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Tuesday, October 28, 2003 - Page updated at 10:00 A.M.

Iraq correspondent: No calm after storm

By Jon Savelle
Seattle Times staff reporter

Anne Garrels
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As the U.S. invasion of Iraq closed in on Baghdad, National Public Radio correspondent Anne Garrels was there providing listeners at home with vivid and often harrowing reports from the battle zone.

Her biggest fear was not of the U.S. bombs, which she said were accurately aimed at military targets. Rather, it was the fear of being taken hostage by the Iraqi resistance. That was a more disturbing thought, she said, simply because it was more uncertain than the regular whump of bomb explosions.

Garrels never was taken hostage, but as she shared some of her experiences last night with a crowd of several hundred at the University of Washington's Kane Hall, she made it clear that Iraq today remains very unsettled, very unpredictable and very dangerous.

Many of those observations are contained in her newly published book "Naked in Baghdad," which describes her work there during the war, for which she won a 2003 Courage in Journalism Award from the International Women's Media Foundation.

Garrels emphasized that her purpose in writing the book was to give voice to the Iraqis who were, and are, caught up in a cataclysm.

"You would look at the (Iraqi) officials and try to get some kind of read from them as to how they would react in the paroxysm at the end," she said.

By pure luck, Garrels found a reliable guide in a man she identifies as Amer, a taxi driver who took considerable risks to help her as war approached. And she found among other taxi drivers a range of views they were not free to express outside the privacy of their cabs.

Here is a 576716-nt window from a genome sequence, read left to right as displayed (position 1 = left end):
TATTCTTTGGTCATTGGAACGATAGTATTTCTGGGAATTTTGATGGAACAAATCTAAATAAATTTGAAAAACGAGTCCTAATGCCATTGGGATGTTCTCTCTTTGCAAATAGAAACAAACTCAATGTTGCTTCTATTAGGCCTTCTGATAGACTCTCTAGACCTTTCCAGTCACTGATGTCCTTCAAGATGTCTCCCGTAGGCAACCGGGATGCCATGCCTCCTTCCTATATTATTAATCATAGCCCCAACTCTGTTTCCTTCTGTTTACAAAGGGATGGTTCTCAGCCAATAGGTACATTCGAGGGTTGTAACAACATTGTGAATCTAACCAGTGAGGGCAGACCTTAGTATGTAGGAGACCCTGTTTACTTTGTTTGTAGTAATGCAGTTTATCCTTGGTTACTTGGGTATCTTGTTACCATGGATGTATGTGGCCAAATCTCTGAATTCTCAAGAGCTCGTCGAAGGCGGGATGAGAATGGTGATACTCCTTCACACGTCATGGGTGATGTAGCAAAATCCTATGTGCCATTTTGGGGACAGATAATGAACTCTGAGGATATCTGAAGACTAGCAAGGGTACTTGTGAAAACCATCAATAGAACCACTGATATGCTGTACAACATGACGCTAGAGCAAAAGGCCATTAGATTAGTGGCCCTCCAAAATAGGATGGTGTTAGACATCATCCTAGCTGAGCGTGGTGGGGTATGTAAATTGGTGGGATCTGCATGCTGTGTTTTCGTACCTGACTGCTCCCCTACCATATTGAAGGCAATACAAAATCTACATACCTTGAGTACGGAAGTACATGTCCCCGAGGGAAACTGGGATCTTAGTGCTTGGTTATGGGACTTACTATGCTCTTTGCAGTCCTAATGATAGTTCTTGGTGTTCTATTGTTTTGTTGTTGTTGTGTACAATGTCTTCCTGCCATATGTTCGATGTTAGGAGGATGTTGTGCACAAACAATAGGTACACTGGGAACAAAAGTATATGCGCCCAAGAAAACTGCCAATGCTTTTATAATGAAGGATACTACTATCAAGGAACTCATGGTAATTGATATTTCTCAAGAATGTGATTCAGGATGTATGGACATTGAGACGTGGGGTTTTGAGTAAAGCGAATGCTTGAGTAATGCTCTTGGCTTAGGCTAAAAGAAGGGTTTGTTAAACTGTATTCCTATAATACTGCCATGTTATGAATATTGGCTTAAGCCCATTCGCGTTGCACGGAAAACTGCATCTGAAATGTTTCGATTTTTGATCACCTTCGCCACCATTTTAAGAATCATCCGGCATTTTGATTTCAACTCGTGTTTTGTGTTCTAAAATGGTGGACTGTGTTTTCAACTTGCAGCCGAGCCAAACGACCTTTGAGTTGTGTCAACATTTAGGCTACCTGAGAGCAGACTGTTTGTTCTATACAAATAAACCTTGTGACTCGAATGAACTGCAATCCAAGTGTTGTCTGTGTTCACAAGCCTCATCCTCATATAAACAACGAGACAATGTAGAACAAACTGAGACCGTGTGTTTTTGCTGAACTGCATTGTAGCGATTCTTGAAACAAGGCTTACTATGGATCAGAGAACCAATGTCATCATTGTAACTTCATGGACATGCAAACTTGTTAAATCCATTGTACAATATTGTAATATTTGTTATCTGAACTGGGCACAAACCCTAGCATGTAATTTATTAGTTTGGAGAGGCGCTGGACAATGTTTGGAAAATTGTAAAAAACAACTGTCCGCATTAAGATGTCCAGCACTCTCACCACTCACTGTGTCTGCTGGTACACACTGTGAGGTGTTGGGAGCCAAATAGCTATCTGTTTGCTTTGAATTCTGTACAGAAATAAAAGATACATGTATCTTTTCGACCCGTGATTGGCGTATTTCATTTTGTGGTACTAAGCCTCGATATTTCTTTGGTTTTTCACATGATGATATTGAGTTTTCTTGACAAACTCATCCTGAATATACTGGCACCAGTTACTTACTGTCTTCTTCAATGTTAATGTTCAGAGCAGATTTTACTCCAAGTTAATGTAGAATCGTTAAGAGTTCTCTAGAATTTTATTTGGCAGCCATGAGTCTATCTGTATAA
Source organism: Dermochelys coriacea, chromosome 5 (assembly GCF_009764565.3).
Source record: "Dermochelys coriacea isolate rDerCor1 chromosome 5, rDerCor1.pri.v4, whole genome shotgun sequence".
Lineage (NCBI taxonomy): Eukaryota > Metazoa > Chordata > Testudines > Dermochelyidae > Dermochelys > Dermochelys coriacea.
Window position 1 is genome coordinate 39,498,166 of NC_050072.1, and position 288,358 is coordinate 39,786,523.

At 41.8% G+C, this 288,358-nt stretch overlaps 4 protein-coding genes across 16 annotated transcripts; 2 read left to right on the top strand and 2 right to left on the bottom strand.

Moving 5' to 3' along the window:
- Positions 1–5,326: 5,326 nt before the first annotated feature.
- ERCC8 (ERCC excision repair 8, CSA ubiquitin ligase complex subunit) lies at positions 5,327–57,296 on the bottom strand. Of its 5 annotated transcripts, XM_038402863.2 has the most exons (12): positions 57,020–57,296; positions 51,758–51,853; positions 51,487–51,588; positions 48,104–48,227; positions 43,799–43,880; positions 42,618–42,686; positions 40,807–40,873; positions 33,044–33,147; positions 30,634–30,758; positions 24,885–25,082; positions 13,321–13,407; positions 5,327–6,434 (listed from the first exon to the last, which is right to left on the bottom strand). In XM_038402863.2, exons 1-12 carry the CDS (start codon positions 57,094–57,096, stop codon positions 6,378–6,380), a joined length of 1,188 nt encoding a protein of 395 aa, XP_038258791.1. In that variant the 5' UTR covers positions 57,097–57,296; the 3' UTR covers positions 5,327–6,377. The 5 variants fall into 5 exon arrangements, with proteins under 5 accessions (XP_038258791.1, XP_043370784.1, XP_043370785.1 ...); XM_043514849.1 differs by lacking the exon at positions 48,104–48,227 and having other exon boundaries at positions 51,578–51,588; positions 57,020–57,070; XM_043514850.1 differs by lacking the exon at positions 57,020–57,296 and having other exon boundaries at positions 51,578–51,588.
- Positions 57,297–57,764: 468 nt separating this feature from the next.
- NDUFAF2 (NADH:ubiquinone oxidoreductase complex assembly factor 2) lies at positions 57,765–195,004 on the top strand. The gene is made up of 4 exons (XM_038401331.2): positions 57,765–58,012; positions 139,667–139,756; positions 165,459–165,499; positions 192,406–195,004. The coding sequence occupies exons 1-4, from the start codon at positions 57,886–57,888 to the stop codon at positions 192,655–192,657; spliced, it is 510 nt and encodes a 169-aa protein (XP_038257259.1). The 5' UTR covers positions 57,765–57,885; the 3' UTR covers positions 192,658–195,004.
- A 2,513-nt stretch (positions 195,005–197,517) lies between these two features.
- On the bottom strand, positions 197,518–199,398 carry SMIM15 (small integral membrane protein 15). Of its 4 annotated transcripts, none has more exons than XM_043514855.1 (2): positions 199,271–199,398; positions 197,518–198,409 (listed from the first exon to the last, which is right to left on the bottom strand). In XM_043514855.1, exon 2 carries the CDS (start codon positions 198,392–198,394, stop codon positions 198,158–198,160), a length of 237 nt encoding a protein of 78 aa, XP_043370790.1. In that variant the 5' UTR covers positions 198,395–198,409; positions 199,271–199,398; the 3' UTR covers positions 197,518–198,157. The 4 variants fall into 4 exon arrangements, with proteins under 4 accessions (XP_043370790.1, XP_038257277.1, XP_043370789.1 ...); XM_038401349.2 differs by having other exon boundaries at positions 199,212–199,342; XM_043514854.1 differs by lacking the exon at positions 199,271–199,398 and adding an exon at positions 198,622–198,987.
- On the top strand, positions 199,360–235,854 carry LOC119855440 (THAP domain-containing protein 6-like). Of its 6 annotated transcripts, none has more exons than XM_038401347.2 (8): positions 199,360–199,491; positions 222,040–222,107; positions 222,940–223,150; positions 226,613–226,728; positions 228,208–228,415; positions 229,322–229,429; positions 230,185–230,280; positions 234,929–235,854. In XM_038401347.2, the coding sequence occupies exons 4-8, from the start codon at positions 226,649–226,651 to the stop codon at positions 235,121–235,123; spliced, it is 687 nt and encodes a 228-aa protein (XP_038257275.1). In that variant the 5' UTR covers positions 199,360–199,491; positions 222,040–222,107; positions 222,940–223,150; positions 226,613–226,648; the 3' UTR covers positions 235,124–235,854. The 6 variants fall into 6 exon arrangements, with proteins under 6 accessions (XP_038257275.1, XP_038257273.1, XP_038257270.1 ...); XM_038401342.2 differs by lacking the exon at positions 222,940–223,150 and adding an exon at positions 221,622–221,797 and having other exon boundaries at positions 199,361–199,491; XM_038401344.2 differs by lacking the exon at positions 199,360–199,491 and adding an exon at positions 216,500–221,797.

"Everybody shared one concern: What was going to happen when the strongman (Saddam Hussein) was gone," Garrels said. "They didn't trust each other. They didn't know one another. They predicted very well the chaos that was going to happen next."

For many in the audience, it was that continuing chaos in Iraq, and the U.S. role in it, that brought them to hear Garrels. They wanted to know just what it is that the U.S. is enmeshed in, and what the outcome may be.

"I think the majority of Iraqis want us to leave — after a short period," Garrels said. But they also want a chance to make their country work again, and they want the U.S. to help.

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"People are impatient," she said. "You add to that they still don't know where they're going. There's no rambunctious debate about what kind of country they want to have."

And that debate may not be coming soon. Garrels said decades of Stalinist-style rule under Hussein, in which neighbors informed on one another and dissent meant death, left the country without a civic foundation that could guide reconstruction.

To make matters worse, extremist groups have targeted anyone who "collaborates" with the U.S. And Iraq's three main religious and cultural groups have yet to find a way to work together.

Garrels sees herself as a witness to these events and not a commentator. But she did offer one comment on the Bush administration:

"Could we have asked better questions in the run-up to this whole thing? You betcha."

Jon Savelle: 206-464-3192 or jsavelle@seattletimes.com

Copyright © 2003 The Seattle Times Company

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